A full moon cruise was in order the second night as the anchor was pulled at 0400 hrs for the sail up to the outer reef. With just the screecher up and very little traffic, the sail towards Rachael Carson reef was relaxed and easy peasy. All hands on deck to deal with the zinging of the fishing reel to bring in the first Spanish mackerel, yum. There was a lot of motoring to try and find a safe anchorage on Rachael Carson that wasn't too deep, weedy or swinging distance to coral... to no avail.
So on to Andersons reef where a good sandy spot free of coral bommies and about twelve meters deep was found. So I was back on duty making sure Drag Queen did her job. Off they dove again to admire this bit of reef. From AQ I could see areas of staghorn coral that had avalanched off the reef like a pile of bones from storm damage by cyclones . And many of the shallower coral tops were grey and covered in fungus perhaps evidence of bleaching from warmer water temps. The breakers pounding the reef in the distance were a bit unnerving, but the waves didn't flow on to our leeward anchorage. Dinner scraps were tasty as I do love mackerel.
Spanish mackerel for dinner...lunch,
dinner, lunch, dinner.....
I tend to be more nocturnal, so I stayed on anchor watch while the others slept. No probs with Gerry's Rocna anchor.
On to Lena reef with another Spanish mackerel caught on the way. Another good sandy anchorage and the gps long and lat duly noted for future reference. Christie shared that there were many channels through the deep bommies with amazing fish life and hard coral (not a lot of soft corals). She went into one large space where it looked like an aquarium with so many fish just hanging out. And then, a couple of black tip sharks started checking them out. The larger one, maybe 4.5 feet, took a great interest in them, leaving and then returning getting closer each time. I saw that the fellow escorted them all the way back to the boat. I tried to get the boat hook off the wall to defend them if necessary.
We had to motor through a mine field of bommies to get to Ribbon reef #4. I was sent up the mast to spot them...just wish we had walkie talkies to direct the skipper around them. The border control airplane was flying about and finally radioed us up for our particulars. We passed.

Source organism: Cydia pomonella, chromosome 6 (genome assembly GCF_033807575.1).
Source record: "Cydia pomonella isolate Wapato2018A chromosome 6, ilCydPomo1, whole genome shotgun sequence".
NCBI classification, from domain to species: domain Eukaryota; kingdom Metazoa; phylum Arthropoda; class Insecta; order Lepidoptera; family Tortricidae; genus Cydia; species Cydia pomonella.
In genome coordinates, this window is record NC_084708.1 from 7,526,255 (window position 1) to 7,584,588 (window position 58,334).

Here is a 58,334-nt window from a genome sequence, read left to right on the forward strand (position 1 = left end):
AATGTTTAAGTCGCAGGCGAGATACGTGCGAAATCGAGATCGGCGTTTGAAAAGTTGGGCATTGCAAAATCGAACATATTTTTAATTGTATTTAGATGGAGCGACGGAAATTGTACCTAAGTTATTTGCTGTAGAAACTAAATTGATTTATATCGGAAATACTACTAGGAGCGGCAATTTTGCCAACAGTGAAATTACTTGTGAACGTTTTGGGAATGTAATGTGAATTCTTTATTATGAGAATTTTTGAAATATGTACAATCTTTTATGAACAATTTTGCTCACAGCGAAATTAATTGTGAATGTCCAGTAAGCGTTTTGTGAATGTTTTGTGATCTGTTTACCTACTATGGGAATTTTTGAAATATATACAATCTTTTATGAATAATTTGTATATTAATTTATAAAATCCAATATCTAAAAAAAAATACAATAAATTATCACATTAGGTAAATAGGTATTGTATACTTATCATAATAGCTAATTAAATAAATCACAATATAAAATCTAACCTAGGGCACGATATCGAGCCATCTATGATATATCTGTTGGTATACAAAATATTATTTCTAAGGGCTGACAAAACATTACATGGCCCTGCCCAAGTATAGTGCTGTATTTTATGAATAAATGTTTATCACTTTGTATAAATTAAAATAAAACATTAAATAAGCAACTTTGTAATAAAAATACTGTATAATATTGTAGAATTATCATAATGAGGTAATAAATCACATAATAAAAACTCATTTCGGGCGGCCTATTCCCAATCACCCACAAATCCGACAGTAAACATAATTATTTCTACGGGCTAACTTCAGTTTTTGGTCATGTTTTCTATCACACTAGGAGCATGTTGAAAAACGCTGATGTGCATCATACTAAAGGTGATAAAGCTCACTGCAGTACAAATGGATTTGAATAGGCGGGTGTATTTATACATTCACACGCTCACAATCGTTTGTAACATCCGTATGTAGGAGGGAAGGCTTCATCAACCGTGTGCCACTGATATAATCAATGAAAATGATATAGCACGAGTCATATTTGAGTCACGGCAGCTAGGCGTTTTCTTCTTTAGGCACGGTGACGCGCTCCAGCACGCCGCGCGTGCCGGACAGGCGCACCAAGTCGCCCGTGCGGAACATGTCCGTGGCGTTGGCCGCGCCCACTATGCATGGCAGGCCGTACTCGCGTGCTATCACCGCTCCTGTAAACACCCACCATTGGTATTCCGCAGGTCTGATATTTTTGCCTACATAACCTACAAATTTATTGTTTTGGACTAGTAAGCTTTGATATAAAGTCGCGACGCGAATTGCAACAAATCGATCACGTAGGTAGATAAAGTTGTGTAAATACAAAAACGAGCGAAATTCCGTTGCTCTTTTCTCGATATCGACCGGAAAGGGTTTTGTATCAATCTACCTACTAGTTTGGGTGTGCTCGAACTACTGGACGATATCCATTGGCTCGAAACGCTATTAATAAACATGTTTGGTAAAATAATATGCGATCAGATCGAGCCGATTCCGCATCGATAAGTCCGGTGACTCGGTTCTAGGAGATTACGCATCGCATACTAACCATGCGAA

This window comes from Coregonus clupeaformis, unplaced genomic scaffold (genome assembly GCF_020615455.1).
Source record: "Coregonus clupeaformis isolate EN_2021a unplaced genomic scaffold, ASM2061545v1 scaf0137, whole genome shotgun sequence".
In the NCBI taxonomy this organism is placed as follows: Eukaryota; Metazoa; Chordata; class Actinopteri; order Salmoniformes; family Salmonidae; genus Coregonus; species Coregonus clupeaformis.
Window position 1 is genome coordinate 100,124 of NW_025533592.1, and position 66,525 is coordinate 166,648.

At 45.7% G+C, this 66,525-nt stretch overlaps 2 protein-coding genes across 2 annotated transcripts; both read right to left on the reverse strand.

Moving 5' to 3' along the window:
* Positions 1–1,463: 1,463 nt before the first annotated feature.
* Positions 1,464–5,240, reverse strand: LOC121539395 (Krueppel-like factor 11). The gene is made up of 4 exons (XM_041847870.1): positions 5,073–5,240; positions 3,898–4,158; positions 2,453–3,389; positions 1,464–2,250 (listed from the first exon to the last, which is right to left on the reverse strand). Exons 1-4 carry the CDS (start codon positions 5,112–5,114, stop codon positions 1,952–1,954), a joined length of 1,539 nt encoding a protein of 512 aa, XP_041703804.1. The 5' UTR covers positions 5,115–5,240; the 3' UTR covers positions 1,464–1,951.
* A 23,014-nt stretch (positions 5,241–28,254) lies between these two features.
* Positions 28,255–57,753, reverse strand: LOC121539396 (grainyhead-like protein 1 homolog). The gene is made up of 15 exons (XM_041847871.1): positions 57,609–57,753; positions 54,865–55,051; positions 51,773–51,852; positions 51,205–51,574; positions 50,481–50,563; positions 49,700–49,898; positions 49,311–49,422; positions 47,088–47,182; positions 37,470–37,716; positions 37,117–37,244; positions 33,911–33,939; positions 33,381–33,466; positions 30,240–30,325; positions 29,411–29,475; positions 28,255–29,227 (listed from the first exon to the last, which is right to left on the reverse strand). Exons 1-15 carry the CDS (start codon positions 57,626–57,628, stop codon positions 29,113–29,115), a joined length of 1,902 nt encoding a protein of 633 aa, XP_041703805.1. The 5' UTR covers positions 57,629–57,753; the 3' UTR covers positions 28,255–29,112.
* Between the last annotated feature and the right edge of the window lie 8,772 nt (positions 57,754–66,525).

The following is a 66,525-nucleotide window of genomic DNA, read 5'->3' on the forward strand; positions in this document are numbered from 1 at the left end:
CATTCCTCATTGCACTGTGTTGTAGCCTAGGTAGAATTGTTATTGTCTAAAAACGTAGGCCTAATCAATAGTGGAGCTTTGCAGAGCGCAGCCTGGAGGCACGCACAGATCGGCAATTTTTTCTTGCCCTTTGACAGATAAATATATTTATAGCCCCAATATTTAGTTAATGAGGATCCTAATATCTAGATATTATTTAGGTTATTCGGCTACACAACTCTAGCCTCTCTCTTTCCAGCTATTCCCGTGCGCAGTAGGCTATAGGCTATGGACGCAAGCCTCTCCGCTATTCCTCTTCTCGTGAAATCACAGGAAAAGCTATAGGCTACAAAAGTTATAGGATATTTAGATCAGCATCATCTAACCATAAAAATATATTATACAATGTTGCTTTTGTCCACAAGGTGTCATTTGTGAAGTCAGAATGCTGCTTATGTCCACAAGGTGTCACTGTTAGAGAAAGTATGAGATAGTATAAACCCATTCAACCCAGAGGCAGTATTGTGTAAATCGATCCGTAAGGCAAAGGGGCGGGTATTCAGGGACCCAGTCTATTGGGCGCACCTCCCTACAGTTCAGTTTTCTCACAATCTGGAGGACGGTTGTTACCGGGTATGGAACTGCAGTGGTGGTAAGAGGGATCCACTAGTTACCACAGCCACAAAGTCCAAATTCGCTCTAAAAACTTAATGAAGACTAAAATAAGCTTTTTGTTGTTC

Found an anchorage that was sandy but had two big bommies down wind of us. I remained on high alert that night for sure!
The wind was strengthening so AQ headed toward Cooktown to shelter. On the way, though, a huge Spanish mackerel was brought in, 1.1 meters. The skipper is getting really proficient at filleting them (and saving some delectable scraps for me). They prepared it sashimi, ceviche, sauteed, baked, in a pie, fried, on the barbie...fish, fish, fish.
We stayed in Cooktown for 3 days while Gerry fiddled with his sail drive gears and waited for a weather window. They picked up dozens of mangoes from the trees around onshore, some tamarind, no fish. I didn't get off the boat so I missed seeing Cook's anchor and the cannon off his boat, the Endeavor.
Because the Trades were building up, we weighed anchor at 0200 hrs on Sunday and motored for 15 hours nose to the wind to the Blue Water Marina in Trinity Park near Cairns for the next five days before we were to fly home. We spruced up the boat, washed her, finished the sail drive tune-ups, tidied up. I got to go with Christie on the train to Kulandra and back down on the gondola. That was fun but scary being so high up.
Then it was time to snuggle into the flippers in the suitcase for the trip all the way back to Paynesville and my regular haunts. I do love blue water cruising.
Updated: 7 Nov 2016 12:39pm by Christie Arras
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|Optimist for Sale
trolley, new boat cover, sail #243
Contact: Mark Jefferis